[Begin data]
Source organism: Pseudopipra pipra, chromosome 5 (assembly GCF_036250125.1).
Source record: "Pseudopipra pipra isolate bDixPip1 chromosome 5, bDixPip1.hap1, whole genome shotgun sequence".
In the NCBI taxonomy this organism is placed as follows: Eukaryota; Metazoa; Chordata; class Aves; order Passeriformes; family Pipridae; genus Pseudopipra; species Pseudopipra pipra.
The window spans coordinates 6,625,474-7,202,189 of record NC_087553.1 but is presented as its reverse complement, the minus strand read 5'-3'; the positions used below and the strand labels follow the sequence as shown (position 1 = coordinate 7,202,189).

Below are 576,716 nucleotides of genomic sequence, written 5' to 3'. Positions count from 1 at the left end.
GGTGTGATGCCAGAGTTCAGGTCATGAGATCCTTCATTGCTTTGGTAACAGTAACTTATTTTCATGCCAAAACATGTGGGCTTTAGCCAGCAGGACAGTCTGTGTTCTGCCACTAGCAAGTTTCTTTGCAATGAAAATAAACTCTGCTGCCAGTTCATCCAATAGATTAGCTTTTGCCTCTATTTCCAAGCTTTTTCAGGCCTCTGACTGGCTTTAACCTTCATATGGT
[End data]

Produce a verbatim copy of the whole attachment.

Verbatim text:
Source organism: Pseudopipra pipra, chromosome 5 (assembly GCF_036250125.1).
Source record: "Pseudopipra pipra isolate bDixPip1 chromosome 5, bDixPip1.hap1, whole genome shotgun sequence".
In the NCBI taxonomy this organism is placed as follows: Eukaryota; Metazoa; Chordata; class Aves; order Passeriformes; family Pipridae; genus Pseudopipra; species Pseudopipra pipra.
The window spans coordinates 6,625,474-7,202,189 of record NC_087553.1 but is presented as its reverse complement, the minus strand read 5'-3'; the positions used below and the strand labels follow the sequence as shown (position 1 = coordinate 7,202,189).

Below are 576,716 nucleotides of genomic sequence, written 5' to 3'. Positions count from 1 at the left end.
GGTGTGATGCCAGAGTTCAGGTCATGAGATCCTTCATTGCTTTGGTAACAGTAACTTATTTTCATGCCAAAACATGTGGGCTTTAGCCAGCAGGACAGTCTGTGTTCTGCCACTAGCAAGTTTCTTTGCAATGAAAATAAACTCTGCTGCCAGTTCATCCAATAGATTAGCTTTTGCCTCTATTTCCAAGCTTTTTCAGGCCTCTGACTGGCTTTAACCTTCATATGGT